Tuesday, February 28, 2012

Book Look: Star Girl by Jerry Spinelli

Star Girl
By: Jerry Spinelli 
Review by: Rosshalde Pak

This book is one of Jerry Spinelli’s underrated books, in my opinion.  It’s a great story about beginning romance, finding yourself, being true to who you are, and not letting the pressure – that is so very common for teens – rule who you are.

This book would be best for middle and high school students.  I used it once with a Gifted class of fifth grades, and some of the concepts – especially that of romance, was lost on the students.  From then on, I utilized it with older students and teenagers.  They were much more receptive to the book and the messages of it.  Both girls and boys enjoyed the book.  That is probably due in large part to the main character being a girl (Star Girl) and the narrator being a boy (Leo).

This book could also serve new educators well, or people who are going through Master’s degree programs for education.  The reason I say this is that the book accurately captures the need teens feel to fit in, and at the same time, to be individuals.  This emotional battle in all teenagers is important for their teachers to understand, and not forget like we tend to do as we become older.

From the first time I picked up this book as a substitute teacher, I knew it was special, so much so I read the whole book in less than one day.  If you are a fan of Spinelli’s books, you probably will too.  If not, then I think there is no better book from his collection to start with.

Monday, February 27, 2012

Promoting Learning Outside the Classroom

by Elaine Hirsch, Guest Author

Three strategies American teachers find helpful to promote student learning outside classrooms are learn-by-doing, community immersion and peer cohorts. All three serve to embed outdoor learning experiences meaningfully into students’ minds. According to MBA Online, many traits of leadership in the workplace are developed through practice rather than hereditary traits. Practical examples cited from 4-H, Georgia State University and California State University exhibit three ways in which students can learn by moving traditional learning outside classroom walls.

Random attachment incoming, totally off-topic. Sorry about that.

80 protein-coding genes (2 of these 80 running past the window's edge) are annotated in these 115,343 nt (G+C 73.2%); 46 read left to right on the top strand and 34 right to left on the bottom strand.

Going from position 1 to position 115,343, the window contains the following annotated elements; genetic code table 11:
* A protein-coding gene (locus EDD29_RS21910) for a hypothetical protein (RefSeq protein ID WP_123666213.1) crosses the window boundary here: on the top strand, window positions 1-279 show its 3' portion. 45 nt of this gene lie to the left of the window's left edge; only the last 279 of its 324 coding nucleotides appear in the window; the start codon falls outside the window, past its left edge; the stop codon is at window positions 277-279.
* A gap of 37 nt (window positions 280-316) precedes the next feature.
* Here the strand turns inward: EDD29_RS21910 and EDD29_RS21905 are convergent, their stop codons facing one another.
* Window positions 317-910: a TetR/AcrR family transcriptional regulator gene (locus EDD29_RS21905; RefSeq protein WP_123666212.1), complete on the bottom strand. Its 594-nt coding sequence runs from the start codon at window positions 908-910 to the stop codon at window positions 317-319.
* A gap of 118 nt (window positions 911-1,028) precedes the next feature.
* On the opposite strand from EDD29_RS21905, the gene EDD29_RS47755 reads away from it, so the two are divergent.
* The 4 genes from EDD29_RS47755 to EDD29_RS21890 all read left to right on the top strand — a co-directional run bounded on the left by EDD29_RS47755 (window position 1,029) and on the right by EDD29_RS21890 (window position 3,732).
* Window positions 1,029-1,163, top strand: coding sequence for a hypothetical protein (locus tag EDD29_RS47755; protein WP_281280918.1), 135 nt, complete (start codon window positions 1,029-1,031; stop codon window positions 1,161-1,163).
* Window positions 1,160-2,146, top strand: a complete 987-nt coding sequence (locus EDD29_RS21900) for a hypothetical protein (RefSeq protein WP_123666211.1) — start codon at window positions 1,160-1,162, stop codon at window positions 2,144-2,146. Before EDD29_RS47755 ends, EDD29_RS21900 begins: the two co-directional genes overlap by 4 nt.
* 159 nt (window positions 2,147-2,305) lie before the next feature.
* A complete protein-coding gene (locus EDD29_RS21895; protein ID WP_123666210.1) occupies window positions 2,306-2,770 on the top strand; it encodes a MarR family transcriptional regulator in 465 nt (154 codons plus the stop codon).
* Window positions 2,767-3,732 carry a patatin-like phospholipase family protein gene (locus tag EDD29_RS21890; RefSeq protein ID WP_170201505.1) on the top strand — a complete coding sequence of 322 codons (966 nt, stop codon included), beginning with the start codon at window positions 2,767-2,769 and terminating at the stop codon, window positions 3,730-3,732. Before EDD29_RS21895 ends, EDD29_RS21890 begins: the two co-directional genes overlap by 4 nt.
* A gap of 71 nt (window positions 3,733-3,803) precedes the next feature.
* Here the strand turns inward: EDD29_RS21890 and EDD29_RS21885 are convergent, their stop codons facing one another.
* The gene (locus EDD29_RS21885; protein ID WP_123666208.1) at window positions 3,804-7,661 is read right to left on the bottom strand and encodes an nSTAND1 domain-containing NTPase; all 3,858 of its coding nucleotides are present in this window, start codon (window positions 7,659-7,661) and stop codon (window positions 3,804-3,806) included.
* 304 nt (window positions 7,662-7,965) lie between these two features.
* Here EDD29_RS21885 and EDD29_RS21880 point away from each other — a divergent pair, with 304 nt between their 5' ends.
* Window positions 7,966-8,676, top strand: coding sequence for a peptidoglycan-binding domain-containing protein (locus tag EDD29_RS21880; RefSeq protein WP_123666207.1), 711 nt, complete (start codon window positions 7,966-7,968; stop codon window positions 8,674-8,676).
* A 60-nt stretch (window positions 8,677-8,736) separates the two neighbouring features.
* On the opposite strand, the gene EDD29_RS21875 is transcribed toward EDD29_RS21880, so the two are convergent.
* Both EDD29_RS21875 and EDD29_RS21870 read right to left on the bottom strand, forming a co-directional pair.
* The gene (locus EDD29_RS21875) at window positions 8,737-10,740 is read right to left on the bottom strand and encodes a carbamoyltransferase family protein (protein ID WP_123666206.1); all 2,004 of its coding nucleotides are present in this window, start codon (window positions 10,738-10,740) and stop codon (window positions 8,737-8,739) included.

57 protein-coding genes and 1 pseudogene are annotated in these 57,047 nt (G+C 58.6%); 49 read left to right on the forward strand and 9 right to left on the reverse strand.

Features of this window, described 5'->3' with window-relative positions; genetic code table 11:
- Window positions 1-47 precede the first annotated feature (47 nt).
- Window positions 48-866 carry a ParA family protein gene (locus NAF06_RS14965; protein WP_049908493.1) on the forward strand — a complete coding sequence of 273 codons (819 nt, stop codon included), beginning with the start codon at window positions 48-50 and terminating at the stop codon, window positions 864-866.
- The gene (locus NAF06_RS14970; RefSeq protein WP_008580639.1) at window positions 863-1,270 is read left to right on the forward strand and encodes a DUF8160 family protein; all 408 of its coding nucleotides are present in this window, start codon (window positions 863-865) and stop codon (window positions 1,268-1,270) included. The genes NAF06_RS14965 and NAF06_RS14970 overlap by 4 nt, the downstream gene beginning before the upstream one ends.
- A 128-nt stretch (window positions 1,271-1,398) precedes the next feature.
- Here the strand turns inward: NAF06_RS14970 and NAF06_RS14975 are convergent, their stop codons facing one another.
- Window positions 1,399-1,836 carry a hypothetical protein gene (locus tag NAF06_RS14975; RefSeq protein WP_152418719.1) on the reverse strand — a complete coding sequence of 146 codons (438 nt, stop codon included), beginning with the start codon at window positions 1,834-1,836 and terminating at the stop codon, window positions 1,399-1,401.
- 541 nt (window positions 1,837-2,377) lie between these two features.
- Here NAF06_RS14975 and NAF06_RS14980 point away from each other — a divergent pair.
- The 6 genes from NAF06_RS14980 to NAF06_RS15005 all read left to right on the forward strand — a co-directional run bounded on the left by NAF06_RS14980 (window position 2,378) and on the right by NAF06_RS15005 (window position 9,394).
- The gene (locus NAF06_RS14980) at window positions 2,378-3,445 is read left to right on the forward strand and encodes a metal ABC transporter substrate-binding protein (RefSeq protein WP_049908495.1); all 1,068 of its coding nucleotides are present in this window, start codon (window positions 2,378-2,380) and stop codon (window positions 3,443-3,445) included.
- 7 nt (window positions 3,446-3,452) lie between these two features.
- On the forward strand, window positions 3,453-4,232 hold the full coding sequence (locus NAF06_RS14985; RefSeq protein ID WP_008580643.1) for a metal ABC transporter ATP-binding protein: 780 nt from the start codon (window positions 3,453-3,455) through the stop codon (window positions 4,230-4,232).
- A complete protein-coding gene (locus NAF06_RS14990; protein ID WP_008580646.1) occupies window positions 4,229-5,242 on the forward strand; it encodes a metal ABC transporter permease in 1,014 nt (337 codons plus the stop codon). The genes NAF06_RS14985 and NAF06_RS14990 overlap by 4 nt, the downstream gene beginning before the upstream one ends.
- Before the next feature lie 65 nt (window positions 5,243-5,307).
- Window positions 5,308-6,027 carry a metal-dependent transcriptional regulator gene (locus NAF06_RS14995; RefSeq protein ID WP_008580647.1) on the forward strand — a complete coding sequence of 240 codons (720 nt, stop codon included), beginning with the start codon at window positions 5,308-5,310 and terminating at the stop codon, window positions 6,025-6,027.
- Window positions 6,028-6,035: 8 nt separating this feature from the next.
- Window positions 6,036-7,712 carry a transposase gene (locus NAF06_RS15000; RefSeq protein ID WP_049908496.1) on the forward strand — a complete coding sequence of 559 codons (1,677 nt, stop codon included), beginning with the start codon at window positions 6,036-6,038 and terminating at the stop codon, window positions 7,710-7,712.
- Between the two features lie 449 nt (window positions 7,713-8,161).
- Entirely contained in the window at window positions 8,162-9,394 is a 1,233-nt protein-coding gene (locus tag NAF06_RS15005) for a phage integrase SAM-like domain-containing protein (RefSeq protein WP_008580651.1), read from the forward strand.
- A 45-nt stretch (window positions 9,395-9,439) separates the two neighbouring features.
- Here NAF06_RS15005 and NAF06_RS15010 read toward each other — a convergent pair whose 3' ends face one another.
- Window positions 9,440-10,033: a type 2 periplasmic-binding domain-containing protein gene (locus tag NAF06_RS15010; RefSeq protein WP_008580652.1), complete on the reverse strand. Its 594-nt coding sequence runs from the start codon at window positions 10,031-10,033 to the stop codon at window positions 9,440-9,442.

Benefits of learn-by-doing include being learner-centric, fosters the performance of admirable acts, brings fun to educational experiences and teaches concrete science concepts, as well as general life skills. For example, students may be asked to work on alternative energy problems to help solve the world’s energy crisis.

After pupils have completed learn by doing exercises, teachers ask provocative questions to cement experiences:

• What were the experiences like?

• How did these experiences affect mental, physical and spiritual well-beings?

• What stood out as most significant when solving problems?

• What about the experiences were relevant to own lives?

• How can these experiences help prepare for fulfilling futures?

The 4-H club represents the epitome of learn-by-doing philosophy, also known as experiential learning. Children achieve self-reliance and build self-confidence by accomplishing tasks with minimal adult supervision. 4-H clubs are great compliments to traditional K-12 education. Students gain real-world experiences through a nationally-recognized organization. At the core of experiential learning are activities, scenarios and dilemmas for children to resolve.

Georgia State University is in downtown Atlanta, an ideal location for fostering community involvement and cultural enrichments. The school offers numerous programs to further these processes. Learners might visit Gone with the Wind author’s home and museum, the Margaret Mitchell House, or participate in Dialogue in the Dark (DITD), where vision-impaired guides lead participants through a dimly lit maze to increase skills such as empathy and understanding.

GSU students comment on the urban locus of their school:

“Downtown Atlanta opens the mind to different things.”

“It makes you want to be interactive rather than just sitting in the library or being in class all the time.”

“After a full day of community service, we do a celebration in the park.”

“GSU is intermingled with the business hub, so [the two] are as one.”

“The location of GSU makes me realize thatcollege is just a part of [a full] life.”

California State University facilitates learning cohorts in the form of freshman learning communities. To enhance first-year college success, freshmen are grouped with like-minded individuals on the same career paths.